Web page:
I thought the cultural bias favoring men was something unique to the Hispanic culture of _machismo_. Men are considered more important, considered to have more value and be better than women. Growing up in Mexico in the ’90s meant that any girls who tried to join in on sports in recess were rejected by the boys. The girls rejected them, too. I was told that playing sports with the boys made me more of a tomboy, and if I wanted to sit with them, I had to stop. In junior high school, administrators would rank students monthly based on their grades and put a numerical list every month. When I was at the top of the list one month, the director came to the classroom to berate the boys and bemoan how this “half-American girl could possibly be getting better grades than the boys.” My popularity was based on who I was dating, and I quickly learned that most of my value was based on looks and who I could be married to at some point. Maybe this is why my father kept on trying to have a son.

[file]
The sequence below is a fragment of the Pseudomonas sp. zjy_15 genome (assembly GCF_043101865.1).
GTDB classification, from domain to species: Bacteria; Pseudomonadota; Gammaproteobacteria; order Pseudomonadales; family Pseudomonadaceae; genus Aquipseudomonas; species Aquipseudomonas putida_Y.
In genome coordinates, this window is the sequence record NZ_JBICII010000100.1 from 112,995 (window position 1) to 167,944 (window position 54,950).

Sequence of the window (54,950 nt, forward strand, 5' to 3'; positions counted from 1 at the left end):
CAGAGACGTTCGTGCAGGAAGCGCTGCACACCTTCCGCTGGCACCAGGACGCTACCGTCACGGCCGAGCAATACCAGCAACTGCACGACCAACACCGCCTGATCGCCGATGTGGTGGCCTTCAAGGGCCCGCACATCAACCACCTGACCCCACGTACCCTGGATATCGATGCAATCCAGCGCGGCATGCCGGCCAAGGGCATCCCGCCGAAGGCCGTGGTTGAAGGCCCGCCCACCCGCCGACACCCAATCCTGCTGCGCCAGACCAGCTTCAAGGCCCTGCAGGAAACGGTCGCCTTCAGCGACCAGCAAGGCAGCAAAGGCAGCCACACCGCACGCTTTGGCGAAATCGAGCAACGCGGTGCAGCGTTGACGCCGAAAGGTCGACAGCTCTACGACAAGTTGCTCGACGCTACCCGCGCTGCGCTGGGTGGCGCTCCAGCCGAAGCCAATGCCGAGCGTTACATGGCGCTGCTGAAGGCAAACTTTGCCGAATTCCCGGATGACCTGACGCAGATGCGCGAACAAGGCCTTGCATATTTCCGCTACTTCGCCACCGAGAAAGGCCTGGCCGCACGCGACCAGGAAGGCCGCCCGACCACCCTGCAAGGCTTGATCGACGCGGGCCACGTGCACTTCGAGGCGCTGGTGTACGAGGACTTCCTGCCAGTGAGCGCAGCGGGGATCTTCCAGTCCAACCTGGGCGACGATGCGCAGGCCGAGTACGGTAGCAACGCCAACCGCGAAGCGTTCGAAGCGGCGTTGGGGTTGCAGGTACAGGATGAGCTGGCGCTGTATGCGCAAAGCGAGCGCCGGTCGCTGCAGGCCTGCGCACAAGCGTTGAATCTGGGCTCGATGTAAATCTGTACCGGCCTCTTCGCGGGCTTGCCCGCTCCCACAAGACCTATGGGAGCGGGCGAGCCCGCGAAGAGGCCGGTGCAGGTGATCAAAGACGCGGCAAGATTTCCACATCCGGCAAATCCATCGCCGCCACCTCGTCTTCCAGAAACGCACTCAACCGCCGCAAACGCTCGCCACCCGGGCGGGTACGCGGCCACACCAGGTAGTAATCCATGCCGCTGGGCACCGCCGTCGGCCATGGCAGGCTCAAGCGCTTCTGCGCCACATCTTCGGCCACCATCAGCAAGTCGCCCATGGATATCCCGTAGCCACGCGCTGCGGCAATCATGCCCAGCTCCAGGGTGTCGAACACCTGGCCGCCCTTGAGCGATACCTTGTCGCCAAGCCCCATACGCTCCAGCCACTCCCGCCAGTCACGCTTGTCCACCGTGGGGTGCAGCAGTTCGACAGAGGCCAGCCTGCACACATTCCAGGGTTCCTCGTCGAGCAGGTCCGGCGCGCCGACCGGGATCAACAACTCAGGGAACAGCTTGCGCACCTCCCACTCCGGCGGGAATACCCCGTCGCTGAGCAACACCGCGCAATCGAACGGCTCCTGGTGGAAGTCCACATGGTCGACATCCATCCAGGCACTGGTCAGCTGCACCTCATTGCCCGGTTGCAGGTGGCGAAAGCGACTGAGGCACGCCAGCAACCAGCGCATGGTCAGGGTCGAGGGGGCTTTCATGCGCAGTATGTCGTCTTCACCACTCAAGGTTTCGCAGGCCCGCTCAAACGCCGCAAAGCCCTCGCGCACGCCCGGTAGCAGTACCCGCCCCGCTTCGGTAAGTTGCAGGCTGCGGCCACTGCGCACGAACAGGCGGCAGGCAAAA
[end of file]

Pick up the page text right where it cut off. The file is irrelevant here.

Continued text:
But then my husband, who is African American, also felt this way. And then I realized the majority of my friends, no matter their ethnicity, felt this way. A Gallup poll in 2011 showed if Americans were to have only one child, they would prefer it to be a boy rather than a girl 40 percent to 28 percent (which is up from 38 percent to 24 percent when polled in 1941). So 70 years later, the gender bias has grown stronger. Gender favoritism has no cultural barriers.